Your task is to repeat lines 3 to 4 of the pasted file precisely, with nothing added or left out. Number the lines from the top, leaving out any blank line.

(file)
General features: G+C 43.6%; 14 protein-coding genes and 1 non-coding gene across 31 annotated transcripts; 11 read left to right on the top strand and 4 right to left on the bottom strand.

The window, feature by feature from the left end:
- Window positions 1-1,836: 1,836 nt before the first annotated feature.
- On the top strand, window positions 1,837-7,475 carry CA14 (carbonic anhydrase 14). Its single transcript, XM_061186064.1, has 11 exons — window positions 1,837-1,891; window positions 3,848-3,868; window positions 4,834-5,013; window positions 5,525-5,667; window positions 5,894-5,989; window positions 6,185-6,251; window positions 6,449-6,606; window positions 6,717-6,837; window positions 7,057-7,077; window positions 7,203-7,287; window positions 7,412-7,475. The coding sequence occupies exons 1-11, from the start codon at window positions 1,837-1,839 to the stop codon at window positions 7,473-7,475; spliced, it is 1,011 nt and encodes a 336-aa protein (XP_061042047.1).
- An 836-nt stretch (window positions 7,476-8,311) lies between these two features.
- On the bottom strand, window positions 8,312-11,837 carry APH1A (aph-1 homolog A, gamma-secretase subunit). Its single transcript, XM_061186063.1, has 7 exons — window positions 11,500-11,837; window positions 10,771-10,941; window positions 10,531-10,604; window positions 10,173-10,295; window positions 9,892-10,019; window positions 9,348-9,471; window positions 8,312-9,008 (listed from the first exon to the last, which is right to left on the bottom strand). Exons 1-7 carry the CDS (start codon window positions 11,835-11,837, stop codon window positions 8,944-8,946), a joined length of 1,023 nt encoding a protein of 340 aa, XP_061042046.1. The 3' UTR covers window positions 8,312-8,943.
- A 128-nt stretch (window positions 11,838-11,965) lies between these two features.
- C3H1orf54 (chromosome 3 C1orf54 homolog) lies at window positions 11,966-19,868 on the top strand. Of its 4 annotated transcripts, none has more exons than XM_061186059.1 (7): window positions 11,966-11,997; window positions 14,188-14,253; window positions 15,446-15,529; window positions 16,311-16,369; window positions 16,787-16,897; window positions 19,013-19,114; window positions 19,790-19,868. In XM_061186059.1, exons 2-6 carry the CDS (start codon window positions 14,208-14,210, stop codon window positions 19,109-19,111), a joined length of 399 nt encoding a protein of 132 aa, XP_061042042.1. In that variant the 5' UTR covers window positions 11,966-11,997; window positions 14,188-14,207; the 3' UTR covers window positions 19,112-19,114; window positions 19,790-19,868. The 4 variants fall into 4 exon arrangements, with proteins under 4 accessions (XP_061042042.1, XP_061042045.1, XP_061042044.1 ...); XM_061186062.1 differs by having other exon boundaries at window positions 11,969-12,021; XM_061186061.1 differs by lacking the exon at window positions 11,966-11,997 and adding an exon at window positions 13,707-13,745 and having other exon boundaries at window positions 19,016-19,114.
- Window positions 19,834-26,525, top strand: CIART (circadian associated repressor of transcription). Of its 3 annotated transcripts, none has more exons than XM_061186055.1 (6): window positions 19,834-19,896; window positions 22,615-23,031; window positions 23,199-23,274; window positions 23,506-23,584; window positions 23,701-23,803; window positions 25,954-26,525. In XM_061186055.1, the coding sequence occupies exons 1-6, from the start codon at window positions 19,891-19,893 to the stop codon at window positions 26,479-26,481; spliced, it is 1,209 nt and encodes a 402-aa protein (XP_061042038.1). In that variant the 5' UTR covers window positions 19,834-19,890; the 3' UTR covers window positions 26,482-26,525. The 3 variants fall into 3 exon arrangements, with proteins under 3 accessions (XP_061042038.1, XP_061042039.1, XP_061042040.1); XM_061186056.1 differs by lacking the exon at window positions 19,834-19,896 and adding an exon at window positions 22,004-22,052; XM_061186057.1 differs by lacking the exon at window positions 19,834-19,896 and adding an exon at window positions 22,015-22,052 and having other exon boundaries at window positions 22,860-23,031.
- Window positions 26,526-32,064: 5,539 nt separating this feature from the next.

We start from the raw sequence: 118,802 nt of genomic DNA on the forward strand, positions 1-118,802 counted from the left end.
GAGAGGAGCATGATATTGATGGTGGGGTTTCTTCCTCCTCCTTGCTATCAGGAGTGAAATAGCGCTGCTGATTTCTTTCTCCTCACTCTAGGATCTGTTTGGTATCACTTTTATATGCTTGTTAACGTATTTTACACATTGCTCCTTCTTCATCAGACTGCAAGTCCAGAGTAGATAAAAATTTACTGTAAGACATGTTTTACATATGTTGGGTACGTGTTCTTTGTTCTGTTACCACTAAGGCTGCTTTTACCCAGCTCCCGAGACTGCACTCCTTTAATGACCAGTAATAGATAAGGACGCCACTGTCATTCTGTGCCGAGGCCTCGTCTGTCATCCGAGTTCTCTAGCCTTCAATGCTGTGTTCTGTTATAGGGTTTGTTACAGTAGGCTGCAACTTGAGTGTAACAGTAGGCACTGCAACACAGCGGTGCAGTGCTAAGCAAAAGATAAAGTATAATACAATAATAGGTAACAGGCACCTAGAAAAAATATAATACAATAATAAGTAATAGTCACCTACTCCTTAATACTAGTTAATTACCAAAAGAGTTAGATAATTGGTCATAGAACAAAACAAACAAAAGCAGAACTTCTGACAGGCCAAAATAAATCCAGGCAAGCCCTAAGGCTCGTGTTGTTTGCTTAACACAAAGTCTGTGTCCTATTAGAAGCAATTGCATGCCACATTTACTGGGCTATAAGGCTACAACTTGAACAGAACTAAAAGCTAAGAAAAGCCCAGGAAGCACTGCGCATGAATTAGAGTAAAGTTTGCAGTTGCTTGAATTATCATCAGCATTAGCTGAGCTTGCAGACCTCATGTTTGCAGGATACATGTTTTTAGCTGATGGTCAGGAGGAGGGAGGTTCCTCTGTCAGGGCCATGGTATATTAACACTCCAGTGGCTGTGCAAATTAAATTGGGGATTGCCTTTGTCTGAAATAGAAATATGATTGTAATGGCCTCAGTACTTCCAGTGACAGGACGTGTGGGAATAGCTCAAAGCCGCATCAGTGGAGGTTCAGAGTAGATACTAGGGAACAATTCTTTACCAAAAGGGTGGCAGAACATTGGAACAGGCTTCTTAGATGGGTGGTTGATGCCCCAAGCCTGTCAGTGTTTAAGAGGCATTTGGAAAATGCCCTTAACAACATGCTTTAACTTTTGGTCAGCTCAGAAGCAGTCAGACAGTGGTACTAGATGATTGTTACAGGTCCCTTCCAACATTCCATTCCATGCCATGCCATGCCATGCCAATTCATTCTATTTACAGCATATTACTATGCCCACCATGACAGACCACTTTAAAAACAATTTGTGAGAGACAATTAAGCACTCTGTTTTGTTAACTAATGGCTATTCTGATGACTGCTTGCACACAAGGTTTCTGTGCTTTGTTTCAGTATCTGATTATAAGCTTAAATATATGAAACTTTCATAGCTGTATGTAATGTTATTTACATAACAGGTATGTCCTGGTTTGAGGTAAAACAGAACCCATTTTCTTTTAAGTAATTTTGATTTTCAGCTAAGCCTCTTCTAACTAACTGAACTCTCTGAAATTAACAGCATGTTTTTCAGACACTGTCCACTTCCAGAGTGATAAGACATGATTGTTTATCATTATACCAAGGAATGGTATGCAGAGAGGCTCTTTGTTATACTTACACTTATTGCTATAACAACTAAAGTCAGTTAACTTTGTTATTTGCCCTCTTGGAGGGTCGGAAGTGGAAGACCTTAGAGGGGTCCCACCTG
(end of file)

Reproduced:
- Window positions 1-1,836: 1,836 nt before the first annotated feature.
- On the top strand, window positions 1,837-7,475 carry CA14 (carbonic anhydrase 14). Its single transcript, XM_061186064.1, has 11 exons — window positions 1,837-1,891; window positions 3,848-3,868; window positions 4,834-5,013; window positions 5,525-5,667; window positions 5,894-5,989; window positions 6,185-6,251; window positions 6,449-6,606; window positions 6,717-6,837; window positions 7,057-7,077; window positions 7,203-7,287; window positions 7,412-7,475. The coding sequence occupies exons 1-11, from the start codon at window positions 1,837-1,839 to the stop codon at window positions 7,473-7,475; spliced, it is 1,011 nt and encodes a 336-aa protein (XP_061042047.1).